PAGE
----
So, turn on the lights and try and do your best not to get too appalled as you read this list of 15 chilling remarks criminals made before they were executed. Warning: Read at your own discretion.
#1. James Allen Red Dog—”I’m going home, babe.”
James Allen Red Dog was born in 1954 in Poplar, Montana. Red Dog was a mixed Sioux and Assiniboine who was raised on a Native American reservation. Blaming his poverty-stricken reservation for his lot in life, Red Dog turned to a life of crime so he could make a living for himself. In 1973 he staged an armed robbery with a partner that resulted in a prison sentence for Red Dog. In 1991, years after he was released from prison, Red Dog raped and sodomized a 52-year-old woman and slit the throat of her male roommate. While on trial for his crimes, Red Dog asked to be executed, despite his legal team who wanted to plead that he was mentally incompetent. Before his execution by lethal injection, he received his last rites from a tribal medicinal man from his reservation, then told his wife, “I’m going home, babe.”
#2. James French— “How’s this for a headline? ‘French Fries.’”
James French was born circa 1936. While he finished high school, and completed two years of college, he was noted to have shown signs of insanity as early as 16. While hitchhiking across Texas in 1958, French kidnapped the motorist who offered him a lift and murdered him. French was charged with a life sentence in prison. He wanted to die, but was supposedly too afraid to commit suicide, so he murdered his cellmate to coerce the state into executing him. He got his wish when he was sentenced to be executed by the electric chair on August 10, 1966. Before he was strapped in he talked to members of the press, saying, “How’s this for a headline? ‘French Fries’”, showing no fear for what was to come and appearing composed enough to crack jokes before his impending death. Unfortunately for him, his suggested headline didn’t appear in the newspapers the following day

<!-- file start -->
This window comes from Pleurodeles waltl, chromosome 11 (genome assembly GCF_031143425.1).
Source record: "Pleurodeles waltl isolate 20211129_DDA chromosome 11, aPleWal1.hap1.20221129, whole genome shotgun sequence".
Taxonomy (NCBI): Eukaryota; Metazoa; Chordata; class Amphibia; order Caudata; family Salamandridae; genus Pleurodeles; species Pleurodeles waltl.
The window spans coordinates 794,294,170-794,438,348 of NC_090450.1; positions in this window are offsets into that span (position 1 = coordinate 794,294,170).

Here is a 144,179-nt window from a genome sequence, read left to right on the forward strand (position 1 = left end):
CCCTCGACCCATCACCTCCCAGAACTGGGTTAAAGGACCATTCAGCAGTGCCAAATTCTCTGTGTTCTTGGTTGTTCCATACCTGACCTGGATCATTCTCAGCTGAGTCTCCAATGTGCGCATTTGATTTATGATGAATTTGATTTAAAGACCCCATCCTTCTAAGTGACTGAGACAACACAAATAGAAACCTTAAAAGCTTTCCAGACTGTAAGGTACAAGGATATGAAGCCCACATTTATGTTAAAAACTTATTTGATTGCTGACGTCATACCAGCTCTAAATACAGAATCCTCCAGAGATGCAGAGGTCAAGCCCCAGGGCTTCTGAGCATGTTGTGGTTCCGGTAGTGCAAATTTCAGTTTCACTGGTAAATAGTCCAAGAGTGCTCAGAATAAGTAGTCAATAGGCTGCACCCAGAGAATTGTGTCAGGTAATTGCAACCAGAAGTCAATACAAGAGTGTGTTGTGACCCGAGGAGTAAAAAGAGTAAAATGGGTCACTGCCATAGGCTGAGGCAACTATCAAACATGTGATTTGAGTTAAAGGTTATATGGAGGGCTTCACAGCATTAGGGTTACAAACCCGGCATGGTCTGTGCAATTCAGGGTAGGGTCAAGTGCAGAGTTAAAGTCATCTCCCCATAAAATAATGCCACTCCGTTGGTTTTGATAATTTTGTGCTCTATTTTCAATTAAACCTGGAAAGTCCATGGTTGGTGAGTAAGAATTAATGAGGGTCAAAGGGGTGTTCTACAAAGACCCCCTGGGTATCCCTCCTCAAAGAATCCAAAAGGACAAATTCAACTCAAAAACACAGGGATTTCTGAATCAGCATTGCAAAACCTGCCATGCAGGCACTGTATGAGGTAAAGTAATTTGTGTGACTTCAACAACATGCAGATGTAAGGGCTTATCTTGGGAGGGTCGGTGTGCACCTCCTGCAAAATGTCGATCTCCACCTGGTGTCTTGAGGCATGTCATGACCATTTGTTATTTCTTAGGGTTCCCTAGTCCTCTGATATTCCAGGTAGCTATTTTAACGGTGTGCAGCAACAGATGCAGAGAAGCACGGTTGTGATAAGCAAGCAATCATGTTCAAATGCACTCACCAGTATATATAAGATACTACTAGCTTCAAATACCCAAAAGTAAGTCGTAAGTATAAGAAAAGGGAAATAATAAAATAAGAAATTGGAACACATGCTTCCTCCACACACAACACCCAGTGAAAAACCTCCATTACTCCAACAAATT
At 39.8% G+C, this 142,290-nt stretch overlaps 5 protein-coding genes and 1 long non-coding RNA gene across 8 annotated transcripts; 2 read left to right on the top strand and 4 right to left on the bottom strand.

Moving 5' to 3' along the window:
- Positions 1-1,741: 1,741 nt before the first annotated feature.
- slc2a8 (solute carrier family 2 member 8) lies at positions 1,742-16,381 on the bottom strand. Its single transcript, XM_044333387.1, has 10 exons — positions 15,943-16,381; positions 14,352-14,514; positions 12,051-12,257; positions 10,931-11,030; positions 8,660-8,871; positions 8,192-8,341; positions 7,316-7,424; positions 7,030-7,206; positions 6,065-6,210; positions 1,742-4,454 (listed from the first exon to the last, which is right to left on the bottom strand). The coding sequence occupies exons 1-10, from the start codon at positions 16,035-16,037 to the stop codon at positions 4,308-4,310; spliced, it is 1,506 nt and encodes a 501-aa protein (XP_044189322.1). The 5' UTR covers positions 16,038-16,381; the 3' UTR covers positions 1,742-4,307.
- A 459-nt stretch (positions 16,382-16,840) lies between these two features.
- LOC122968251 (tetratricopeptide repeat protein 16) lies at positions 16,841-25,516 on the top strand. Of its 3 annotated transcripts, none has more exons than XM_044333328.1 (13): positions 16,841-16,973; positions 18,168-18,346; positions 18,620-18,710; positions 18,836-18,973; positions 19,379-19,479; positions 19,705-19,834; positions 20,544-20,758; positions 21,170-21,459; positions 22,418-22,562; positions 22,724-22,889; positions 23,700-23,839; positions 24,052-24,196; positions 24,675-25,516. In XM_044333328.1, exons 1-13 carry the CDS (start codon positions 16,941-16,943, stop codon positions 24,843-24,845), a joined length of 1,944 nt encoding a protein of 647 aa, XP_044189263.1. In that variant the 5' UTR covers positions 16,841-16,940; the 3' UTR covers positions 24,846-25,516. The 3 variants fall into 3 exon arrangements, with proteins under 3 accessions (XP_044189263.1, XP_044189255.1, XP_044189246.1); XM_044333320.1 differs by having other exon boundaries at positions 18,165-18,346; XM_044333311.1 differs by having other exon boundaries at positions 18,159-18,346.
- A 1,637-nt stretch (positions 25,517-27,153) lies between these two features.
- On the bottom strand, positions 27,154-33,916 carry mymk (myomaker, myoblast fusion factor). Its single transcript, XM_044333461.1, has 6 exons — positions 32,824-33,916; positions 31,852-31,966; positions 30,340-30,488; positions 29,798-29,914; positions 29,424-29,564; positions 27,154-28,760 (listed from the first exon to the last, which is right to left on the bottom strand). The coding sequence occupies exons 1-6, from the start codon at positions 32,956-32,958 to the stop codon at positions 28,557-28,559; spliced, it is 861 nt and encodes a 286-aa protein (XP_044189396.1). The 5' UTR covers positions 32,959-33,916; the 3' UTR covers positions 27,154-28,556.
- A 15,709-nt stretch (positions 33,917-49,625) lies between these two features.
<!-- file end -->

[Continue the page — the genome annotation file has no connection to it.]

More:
#3. Robert Drew—“Remember, the death penalty is murder.”
Robert Nelson Drew was born on April 8, 1959 in Vermont. He worked as a carpenter with no prison record prior to the murder he committed. Drew was out hitchhiking in February of 1983 when he was picked up by Jeffrey Mays, a 17-year-old runaway from Birmingham, Alabama, in exchange for gas money. He and another hitchhiker Mays picked up got into an argument with Mays that ended with Drew stabbing the teenager to death and him and his other companion leaving Mays in a ditch. Drew and the hitchhiker, 37-year-old Ernest Purleauski, were charged with murder. Drew was executed by lethal injection on August 2, 1994. His last words,“Remember, the death penalty is murder,” seemed to suggest he thought the people executing him were no better than him and that they were criminals just like him.
#4. John Spenkelink—“Capital punishment: them without the capital get the punishment.”
John Arthur Spenkelink was born on March 29, 1949 in Le Mars, Iowa. He was a convicted felon who escaped from a correctional camp in California. In 1973, he shot and killed a fellow minor criminal; he argued that it was in self-defense, but his testimony was proved false in court. He was charged with first-degree murder in 1976 and sentenced to death. Spenkelink’s sentence sparked a national debate over whether or not the crime he committed was deserving of the death penalty. One of the arguments was that capital punishment discriminated against the poor and unprivileged, which may have been the philosophy behind Spenkelink’s last words before he was executed in the electric chair, “Capital punishment: them without the capital get the punishment.”